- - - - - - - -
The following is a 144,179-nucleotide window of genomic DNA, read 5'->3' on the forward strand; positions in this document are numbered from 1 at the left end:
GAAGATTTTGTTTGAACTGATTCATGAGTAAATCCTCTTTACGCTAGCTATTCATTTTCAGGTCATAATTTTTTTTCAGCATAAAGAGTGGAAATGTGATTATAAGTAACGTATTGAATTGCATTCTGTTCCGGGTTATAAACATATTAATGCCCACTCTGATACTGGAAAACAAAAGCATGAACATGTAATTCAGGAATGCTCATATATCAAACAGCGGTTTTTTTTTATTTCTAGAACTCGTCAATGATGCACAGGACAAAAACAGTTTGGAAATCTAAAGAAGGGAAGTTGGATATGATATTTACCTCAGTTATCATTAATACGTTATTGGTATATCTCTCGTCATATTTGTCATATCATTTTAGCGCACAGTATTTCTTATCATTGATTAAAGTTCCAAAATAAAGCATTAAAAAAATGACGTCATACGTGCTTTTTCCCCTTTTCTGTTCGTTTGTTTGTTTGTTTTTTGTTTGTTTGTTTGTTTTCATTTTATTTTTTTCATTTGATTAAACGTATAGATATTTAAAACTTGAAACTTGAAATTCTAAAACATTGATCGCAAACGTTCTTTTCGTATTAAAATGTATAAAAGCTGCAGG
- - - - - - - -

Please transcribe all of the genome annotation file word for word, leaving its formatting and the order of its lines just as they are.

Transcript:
The following is a 144,179-nucleotide window of genomic DNA, read 5'->3' on the forward strand; positions in this document are numbered from 1 at the left end:
GAAGATTTTGTTTGAACTGATTCATGAGTAAATCCTCTTTACGCTAGCTATTCATTTTCAGGTCATAATTTTTTTTCAGCATAAAGAGTGGAAATGTGATTATAAGTAACGTATTGAATTGCATTCTGTTCCGGGTTATAAACATATTAATGCCCACTCTGATACTGGAAAACAAAAGCATGAACATGTAATTCAGGAATGCTCATATATCAAACAGCGGTTTTTTTTTATTTCTAGAACTCGTCAATGATGCACAGGACAAAAACAGTTTGGAAATCTAAAGAAGGGAAGTTGGATATGATATTTACCTCAGTTATCATTAATACGTTATTGGTATATCTCTCGTCATATTTGTCATATCATTTTAGCGCACAGTATTTCTTATCATTGATTAAAGTTCCAAAATAAAGCATTAAAAAAATGACGTCATACGTGCTTTTTCCCCTTTTCTGTTCGTTTGTTTGTTTGTTTTTTGTTTGTTTGTTTGTTTTCATTTTATTTTTTTCATTTGATTAAACGTATAGATATTTAAAACTTGAAACTTGAAATTCTAAAACATTGATCGCAAACGTTCTTTTCGTATTAAAATGTATAAAAGCTGCAGG